Now, says that most popular add-on [] right now is Video DownloadHelper with about 340K downloads each week. However, its developers have released 32 versions in the last 22 months [] , so a big chunk of downloads will be for upgraders. Let's assume that a full one-half of all downloads are first-time users and not people upgrading from last week's version, and that 100% of downloaders actually use it. That means that Video DownloadHelper has about 16,000,000 users, or about 5% of Firefox's user base.

You like add-ons. I like add-ons. Objectively, though, we're a very small minority of users. The numbers look even worse for your position when you consider that the majority of Internet users are browsing with Internet Explorer, and therefore wouldn't miss add-ons were they to switch to Chrome.

There are a lot of reasons why people might not be using Chrome. The lack of add-ons is almost certainly not an important one, statistically speaking.

Re:I know why... (1)

linhares (1241614) | about 6 years ago | (#25357581)

WHAT GOOGLE HAS A BROWSER?? --Closes Mac/linux machine, logs into windows, uses it for some days... --after a while, resumes to normal machine. THE REAL ISSUE IS: for windows users, how many are in Chrome? Is there a decline there?

Re:I know why... (1, Interesting)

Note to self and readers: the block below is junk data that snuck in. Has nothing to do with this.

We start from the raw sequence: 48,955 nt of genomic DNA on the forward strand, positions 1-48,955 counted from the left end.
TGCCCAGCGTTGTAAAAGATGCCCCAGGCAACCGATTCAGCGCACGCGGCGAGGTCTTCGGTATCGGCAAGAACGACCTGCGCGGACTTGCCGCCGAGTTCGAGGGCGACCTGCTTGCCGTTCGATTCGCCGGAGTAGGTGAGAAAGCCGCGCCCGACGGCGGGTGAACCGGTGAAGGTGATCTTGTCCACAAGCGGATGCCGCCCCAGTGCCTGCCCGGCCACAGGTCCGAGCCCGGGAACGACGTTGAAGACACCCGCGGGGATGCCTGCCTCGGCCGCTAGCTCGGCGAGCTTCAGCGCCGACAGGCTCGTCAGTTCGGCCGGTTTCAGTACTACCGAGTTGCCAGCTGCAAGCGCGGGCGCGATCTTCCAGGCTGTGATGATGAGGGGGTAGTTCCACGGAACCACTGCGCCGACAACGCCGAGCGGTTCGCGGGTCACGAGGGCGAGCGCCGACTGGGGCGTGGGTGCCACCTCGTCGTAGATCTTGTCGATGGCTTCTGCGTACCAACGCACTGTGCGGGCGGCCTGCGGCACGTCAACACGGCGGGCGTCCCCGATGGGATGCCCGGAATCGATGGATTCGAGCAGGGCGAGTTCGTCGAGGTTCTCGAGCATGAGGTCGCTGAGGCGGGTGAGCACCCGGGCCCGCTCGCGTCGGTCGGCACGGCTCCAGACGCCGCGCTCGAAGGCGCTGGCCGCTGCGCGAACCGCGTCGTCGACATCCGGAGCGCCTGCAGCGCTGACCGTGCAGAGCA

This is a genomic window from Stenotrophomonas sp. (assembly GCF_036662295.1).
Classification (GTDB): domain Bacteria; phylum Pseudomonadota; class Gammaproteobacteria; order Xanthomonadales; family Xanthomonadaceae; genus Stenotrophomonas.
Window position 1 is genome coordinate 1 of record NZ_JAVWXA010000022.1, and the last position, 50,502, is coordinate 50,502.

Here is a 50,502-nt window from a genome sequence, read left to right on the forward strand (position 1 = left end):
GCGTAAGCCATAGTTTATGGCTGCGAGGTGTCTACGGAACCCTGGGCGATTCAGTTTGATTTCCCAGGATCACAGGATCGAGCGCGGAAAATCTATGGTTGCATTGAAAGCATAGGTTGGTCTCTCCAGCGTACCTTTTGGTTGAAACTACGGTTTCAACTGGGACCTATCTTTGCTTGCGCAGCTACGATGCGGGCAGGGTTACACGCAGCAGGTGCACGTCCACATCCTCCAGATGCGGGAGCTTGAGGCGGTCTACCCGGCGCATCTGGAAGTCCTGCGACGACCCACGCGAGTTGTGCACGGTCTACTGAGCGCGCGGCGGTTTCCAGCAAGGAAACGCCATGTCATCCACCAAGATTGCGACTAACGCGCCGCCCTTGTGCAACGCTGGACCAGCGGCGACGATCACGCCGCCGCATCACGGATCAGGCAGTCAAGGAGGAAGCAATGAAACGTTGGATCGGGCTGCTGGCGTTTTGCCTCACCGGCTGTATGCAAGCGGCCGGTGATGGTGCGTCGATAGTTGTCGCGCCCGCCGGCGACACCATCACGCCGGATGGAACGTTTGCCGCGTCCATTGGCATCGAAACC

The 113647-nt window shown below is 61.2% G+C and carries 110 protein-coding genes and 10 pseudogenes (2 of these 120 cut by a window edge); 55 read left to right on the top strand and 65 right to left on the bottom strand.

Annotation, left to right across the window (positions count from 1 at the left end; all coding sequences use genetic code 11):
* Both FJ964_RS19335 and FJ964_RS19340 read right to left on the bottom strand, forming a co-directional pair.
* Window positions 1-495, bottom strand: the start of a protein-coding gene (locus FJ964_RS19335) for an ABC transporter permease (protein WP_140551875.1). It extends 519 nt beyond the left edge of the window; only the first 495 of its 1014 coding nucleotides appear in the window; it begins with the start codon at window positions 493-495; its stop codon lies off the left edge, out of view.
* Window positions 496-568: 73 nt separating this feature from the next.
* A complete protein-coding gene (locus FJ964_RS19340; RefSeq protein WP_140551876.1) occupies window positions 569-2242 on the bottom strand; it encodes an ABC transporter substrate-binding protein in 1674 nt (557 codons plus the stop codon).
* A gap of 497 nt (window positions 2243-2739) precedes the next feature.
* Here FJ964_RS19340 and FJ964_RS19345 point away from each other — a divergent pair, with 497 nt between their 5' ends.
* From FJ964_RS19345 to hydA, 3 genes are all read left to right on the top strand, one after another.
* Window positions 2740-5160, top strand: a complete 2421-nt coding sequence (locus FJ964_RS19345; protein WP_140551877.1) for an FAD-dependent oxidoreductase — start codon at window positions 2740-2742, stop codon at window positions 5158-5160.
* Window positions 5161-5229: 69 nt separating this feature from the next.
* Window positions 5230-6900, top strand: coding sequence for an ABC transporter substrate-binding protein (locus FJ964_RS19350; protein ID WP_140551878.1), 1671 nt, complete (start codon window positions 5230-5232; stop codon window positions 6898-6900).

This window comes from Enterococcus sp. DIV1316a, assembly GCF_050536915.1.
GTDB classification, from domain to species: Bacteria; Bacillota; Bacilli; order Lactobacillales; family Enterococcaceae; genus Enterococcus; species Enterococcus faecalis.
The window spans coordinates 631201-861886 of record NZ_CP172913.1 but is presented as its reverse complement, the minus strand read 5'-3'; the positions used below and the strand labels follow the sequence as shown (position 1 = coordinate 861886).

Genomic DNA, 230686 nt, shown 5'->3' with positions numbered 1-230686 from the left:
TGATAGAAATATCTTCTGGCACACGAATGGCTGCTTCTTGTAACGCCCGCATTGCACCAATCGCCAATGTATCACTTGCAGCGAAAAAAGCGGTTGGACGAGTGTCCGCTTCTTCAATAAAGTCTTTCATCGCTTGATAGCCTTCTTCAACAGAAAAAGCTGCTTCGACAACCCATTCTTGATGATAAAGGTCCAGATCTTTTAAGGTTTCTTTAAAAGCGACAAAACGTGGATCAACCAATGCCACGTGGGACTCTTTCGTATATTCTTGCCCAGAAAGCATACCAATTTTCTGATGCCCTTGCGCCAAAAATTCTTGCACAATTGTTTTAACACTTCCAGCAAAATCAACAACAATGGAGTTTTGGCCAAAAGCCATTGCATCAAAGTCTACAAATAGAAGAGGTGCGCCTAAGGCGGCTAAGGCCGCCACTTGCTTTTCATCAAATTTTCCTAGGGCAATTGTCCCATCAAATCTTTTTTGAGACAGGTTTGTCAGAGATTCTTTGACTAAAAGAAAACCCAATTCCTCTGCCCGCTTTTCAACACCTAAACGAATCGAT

Anonymous Coward | about 6 years ago | (#25357633)

any reason why you think a company would like you to use their free software to block their source of revenue?

I thought it was in beta (4, Insightful)

UndyingShadow (867720) | about 6 years ago | (#25356989)

I'm waiting for it to mature. I thought that was the whole point, we test it out, see what we like and wait for it to mature into a stable product.

Re:I thought it was in beta (5, Interesting)

Praxx (918463) | about 6 years ago | (#25357059)

The fact that people are still using it regularly despite it being beta should say something at least.

Re:I thought it was in beta (-1, Flamebait)

tomhudson (43916) | about 6 years ago | (#25357151)

The fact that people are still using it regularly despite it being beta should say something at least.

It says people are stupid. Like the 24% who are still using IE 6. Or Windows, for that matter - people with more money than brains :-/